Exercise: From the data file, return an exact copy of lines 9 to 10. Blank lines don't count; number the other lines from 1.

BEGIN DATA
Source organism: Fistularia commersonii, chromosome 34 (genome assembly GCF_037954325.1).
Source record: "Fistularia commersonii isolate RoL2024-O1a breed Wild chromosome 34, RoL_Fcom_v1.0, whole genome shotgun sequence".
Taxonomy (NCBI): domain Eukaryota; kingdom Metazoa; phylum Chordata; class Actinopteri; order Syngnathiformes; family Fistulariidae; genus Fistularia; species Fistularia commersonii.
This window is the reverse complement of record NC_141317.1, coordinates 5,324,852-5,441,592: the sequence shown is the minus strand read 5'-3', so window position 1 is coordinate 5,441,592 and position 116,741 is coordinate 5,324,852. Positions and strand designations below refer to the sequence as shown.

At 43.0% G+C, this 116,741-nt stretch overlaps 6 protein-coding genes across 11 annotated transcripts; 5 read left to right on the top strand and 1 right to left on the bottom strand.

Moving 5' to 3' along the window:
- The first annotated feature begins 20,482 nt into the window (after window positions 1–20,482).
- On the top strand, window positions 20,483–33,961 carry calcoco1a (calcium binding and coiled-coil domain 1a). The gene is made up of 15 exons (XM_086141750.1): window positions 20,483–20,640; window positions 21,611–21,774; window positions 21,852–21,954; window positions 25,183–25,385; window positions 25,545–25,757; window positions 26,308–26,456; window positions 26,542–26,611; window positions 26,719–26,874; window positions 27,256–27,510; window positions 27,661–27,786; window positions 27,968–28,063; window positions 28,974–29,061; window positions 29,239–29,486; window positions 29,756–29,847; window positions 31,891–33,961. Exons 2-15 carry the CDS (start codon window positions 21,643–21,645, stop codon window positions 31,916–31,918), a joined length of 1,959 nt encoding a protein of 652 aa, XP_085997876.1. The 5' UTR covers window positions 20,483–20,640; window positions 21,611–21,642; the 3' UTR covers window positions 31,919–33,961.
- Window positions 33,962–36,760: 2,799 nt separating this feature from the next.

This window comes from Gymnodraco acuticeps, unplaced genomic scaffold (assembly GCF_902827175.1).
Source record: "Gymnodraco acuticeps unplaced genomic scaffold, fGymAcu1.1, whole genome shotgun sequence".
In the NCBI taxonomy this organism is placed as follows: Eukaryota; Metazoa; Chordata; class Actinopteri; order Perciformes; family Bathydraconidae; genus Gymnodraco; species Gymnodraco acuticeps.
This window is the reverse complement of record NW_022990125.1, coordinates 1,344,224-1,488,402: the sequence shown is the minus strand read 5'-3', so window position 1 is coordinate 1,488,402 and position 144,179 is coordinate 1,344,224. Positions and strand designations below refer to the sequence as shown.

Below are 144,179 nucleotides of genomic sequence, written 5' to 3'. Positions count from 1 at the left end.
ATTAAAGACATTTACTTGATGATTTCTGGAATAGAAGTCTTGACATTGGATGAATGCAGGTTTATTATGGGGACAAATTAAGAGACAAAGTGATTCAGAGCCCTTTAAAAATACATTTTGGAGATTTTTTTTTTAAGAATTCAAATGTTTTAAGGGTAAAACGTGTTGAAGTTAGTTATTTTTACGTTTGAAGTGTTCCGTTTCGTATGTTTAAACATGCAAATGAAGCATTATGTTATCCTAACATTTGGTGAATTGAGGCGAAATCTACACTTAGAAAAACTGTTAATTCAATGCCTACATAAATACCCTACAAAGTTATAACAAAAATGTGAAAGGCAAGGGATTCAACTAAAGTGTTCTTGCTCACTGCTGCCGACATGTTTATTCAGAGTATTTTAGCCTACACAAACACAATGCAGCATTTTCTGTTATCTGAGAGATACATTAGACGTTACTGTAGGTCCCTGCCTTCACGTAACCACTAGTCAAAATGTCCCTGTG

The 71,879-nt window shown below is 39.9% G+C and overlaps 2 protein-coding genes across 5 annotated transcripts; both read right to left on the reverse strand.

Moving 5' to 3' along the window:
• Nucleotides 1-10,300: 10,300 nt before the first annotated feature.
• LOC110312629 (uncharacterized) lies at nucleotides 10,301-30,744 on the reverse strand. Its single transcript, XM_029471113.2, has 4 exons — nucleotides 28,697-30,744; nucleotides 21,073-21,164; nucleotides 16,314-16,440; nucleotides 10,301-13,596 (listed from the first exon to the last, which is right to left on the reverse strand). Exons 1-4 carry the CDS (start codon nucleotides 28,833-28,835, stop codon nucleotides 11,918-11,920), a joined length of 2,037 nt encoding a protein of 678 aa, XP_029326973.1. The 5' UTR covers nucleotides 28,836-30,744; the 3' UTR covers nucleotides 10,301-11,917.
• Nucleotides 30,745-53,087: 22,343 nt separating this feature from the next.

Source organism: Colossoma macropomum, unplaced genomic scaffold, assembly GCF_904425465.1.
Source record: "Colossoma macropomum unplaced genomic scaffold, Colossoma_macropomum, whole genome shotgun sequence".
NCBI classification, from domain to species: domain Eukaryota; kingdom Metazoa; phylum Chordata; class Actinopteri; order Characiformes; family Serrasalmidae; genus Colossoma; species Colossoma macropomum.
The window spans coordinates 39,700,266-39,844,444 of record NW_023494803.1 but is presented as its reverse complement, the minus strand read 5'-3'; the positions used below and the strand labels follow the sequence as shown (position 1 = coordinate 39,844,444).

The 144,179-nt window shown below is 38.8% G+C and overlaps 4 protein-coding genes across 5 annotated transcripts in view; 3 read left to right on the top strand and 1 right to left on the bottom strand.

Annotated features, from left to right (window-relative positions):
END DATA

- Window positions 33,962–36,760: 2,799 nt separating this feature from the next.

This window comes from Gymnodraco acuticeps, unplaced genomic scaffold (assembly GCF_902827175.1).